Prevalence of a gluten-free diet and improvement of clinical symptoms in patients with inflammatory bowel diseases

  • Herfarth H
  • Martin C
  • Sandler R
 et al. 
  • 88

    Readers

    Mendeley users who have this article in their library.
  • 37

    Citations

    Citations of this article.

Abstract

BACKGROUND:: Maintaining a gluten-free diet (GFD) without an underlying diagnosis of celiac disease has enjoyed widespread acceptance in the Unites States.

METHODS:: We performed a cross-sectional study using a GFD questionnaire in 1647 patients with inflammatory bowel diseases (IBD) participating in the CCFA Partners longitudinal Internet-based cohort.

RESULTS:: A diagnosis of celiac disease and non-celiac gluten sensitivity were reported by 10 (0.6%) and 81 (4.9%) respondents, respectively. Three hundred fourteen (19.1%) participants reported having previously tried a GFD and 135 (8.2%) reported current use of GFD. Overall 65.6% of all patients, who attempted a GFD, described an improvement of their gastrointestinal symptoms and 38.3% reported fewer or less severe IBD flares. In patients currently attempting a GFD, excellent adherence was associated with significant improvement of fatigue (P < 0.03).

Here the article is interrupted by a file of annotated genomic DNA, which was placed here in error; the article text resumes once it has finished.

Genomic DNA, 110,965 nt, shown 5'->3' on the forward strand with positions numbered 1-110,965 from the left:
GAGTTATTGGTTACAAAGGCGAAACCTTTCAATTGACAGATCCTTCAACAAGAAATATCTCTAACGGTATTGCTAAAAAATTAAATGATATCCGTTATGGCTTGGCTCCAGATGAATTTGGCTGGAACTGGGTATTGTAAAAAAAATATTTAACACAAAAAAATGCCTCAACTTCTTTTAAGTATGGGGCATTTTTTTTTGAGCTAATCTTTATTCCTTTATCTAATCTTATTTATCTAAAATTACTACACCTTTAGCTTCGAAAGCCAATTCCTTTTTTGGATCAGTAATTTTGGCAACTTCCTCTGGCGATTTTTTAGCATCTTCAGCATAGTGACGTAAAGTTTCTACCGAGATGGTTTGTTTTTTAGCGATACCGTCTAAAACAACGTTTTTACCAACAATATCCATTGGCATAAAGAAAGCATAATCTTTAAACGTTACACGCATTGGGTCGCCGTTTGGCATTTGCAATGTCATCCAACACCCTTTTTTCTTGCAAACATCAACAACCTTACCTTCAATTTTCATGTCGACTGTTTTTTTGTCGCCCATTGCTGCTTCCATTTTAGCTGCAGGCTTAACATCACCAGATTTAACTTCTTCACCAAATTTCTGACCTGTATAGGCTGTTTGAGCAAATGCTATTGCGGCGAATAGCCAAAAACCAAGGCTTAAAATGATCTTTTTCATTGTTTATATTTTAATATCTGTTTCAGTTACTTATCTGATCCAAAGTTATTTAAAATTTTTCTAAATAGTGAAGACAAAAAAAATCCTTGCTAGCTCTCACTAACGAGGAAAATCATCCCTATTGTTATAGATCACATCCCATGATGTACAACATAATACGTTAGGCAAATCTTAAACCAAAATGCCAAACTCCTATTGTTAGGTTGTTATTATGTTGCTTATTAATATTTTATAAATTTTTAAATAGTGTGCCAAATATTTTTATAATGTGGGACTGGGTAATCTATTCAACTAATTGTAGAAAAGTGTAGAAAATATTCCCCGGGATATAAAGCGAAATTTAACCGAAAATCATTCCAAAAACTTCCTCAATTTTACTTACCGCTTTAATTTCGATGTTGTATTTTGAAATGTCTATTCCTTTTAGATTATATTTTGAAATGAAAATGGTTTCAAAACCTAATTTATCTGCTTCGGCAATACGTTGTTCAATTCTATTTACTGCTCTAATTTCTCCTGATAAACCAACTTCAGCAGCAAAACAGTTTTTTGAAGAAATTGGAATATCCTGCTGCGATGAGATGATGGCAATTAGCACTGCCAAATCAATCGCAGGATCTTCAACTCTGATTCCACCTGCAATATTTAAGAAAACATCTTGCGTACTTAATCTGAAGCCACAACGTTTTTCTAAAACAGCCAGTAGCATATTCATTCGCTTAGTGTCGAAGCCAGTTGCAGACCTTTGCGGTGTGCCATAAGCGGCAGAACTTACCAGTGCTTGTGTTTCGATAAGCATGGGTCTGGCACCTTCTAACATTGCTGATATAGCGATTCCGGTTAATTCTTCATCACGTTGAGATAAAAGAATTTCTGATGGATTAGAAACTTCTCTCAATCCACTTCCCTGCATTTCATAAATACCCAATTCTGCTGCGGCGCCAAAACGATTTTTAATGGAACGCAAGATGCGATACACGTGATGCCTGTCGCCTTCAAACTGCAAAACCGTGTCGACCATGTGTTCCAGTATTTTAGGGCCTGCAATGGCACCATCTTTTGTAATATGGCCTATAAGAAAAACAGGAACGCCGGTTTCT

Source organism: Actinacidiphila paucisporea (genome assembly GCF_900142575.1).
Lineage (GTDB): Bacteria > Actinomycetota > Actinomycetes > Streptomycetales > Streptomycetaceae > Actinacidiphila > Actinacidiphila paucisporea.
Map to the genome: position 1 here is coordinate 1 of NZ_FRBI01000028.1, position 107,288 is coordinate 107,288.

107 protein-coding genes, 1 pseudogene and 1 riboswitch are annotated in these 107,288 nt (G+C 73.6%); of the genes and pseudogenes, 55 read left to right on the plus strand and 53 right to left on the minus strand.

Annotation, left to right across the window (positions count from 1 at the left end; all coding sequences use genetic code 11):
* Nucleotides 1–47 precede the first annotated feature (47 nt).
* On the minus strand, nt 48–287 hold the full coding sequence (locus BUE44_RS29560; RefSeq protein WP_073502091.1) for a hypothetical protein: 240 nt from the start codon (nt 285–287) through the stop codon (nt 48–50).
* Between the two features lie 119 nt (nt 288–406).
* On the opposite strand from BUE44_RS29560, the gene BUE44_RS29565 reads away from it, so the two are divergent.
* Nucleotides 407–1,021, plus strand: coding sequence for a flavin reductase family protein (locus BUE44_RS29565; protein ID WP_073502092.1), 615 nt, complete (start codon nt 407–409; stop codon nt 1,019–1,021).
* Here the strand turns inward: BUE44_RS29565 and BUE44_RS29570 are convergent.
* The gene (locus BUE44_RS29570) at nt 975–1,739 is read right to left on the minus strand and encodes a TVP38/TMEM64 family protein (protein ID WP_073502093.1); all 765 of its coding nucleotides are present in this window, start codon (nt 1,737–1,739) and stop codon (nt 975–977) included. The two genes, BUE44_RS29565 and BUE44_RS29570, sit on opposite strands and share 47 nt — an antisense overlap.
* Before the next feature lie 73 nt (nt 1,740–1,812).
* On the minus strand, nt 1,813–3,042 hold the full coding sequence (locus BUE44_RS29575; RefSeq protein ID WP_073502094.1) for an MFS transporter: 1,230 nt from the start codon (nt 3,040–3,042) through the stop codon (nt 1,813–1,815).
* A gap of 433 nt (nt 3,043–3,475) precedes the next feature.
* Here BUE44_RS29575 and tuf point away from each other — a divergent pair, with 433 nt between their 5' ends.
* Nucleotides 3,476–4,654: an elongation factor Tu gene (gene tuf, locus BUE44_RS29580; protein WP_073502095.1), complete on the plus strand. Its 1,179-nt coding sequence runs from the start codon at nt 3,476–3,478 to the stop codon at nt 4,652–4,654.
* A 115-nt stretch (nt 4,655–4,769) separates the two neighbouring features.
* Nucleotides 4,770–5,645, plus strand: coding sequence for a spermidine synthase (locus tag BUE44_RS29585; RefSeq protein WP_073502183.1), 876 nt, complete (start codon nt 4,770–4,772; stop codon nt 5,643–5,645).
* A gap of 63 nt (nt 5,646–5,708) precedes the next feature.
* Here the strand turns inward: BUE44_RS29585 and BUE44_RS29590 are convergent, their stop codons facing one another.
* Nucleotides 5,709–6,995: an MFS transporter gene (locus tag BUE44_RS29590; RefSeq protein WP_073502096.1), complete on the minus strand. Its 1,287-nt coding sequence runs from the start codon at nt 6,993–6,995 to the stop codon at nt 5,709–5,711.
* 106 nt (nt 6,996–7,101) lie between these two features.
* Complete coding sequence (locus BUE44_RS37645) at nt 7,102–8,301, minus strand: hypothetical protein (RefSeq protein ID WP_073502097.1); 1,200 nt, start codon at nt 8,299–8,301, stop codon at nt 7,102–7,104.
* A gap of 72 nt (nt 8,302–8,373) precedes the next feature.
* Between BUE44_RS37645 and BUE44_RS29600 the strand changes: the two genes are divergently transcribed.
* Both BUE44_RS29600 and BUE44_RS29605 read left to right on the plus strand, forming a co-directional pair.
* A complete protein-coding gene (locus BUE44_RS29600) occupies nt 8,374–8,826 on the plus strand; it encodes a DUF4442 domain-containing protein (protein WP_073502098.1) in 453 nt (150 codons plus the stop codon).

CONCLUSIONS:: In this large group of patients with IBD, a substantial number had attempted a GFD, of whom the majority had some form of improvement in gastrointestinal symptoms. Testing a GFD in clinical practice in patients with significant intestinal symptoms, which are not solely explained by the degree of intestinal inflammation, has the potential to be a safe and highly efficient therapeutic approach. Further prospective studies into mechanisms of gluten sensitivity in IBD are warranted.

Author-supplied keywords

  • Celiac disease
  • Crohn's disease
  • Gluten
  • IBD
  • Ulcerative colitis

Get free article suggestions today

Mendeley saves you time finding and organizing research

Sign up here
Already have an account ?Sign in

Find this document

Authors

  • Hans H. Herfarth

  • Christopher F. Martin

  • Robert S. Sandler

  • Michael D. Kappelman

  • Millie D. Long

Cite this document

Choose a citation style from the tabs below

Save time finding and organizing research with Mendeley

Sign up for free